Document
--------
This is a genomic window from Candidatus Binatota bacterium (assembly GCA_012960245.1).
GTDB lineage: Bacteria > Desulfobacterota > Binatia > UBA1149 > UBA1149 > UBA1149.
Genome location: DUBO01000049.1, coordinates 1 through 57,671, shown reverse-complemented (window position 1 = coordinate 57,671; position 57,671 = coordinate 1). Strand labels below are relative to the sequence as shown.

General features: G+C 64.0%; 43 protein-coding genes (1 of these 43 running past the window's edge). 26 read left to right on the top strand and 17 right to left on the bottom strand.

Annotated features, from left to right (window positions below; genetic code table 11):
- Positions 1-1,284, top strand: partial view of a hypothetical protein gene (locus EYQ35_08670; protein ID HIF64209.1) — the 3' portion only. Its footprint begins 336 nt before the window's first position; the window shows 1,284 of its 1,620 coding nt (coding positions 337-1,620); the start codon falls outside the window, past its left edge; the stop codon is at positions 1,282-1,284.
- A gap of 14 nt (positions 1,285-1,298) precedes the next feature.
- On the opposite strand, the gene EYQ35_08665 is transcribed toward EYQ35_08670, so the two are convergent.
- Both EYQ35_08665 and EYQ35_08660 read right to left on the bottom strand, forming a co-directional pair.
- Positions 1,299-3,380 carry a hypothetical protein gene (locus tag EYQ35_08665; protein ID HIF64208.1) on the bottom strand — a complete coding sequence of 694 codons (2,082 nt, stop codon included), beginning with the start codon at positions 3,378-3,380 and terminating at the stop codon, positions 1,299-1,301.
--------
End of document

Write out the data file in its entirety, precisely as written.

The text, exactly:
This is a genomic window from Candidatus Binatota bacterium (assembly GCA_012960245.1).
GTDB lineage: Bacteria > Desulfobacterota > Binatia > UBA1149 > UBA1149 > UBA1149.
Genome location: DUBO01000049.1, coordinates 1 through 57,671, shown reverse-complemented (window position 1 = coordinate 57,671; position 57,671 = coordinate 1). Strand labels below are relative to the sequence as shown.

General features: G+C 64.0%; 43 protein-coding genes (1 of these 43 running past the window's edge). 26 read left to right on the top strand and 17 right to left on the bottom strand.

Annotated features, from left to right (window positions below; genetic code table 11):
- Positions 1-1,284, top strand: partial view of a hypothetical protein gene (locus EYQ35_08670; protein ID HIF64209.1) — the 3' portion only. Its footprint begins 336 nt before the window's first position; the window shows 1,284 of its 1,620 coding nt (coding positions 337-1,620); the start codon falls outside the window, past its left edge; the stop codon is at positions 1,282-1,284.
- A gap of 14 nt (positions 1,285-1,298) precedes the next feature.
- On the opposite strand, the gene EYQ35_08665 is transcribed toward EYQ35_08670, so the two are convergent.
- Both EYQ35_08665 and EYQ35_08660 read right to left on the bottom strand, forming a co-directional pair.
- Positions 1,299-3,380 carry a hypothetical protein gene (locus tag EYQ35_08665; protein ID HIF64208.1) on the bottom strand — a complete coding sequence of 694 codons (2,082 nt, stop codon included), beginning with the start codon at positions 3,378-3,380 and terminating at the stop codon, positions 1,299-1,301.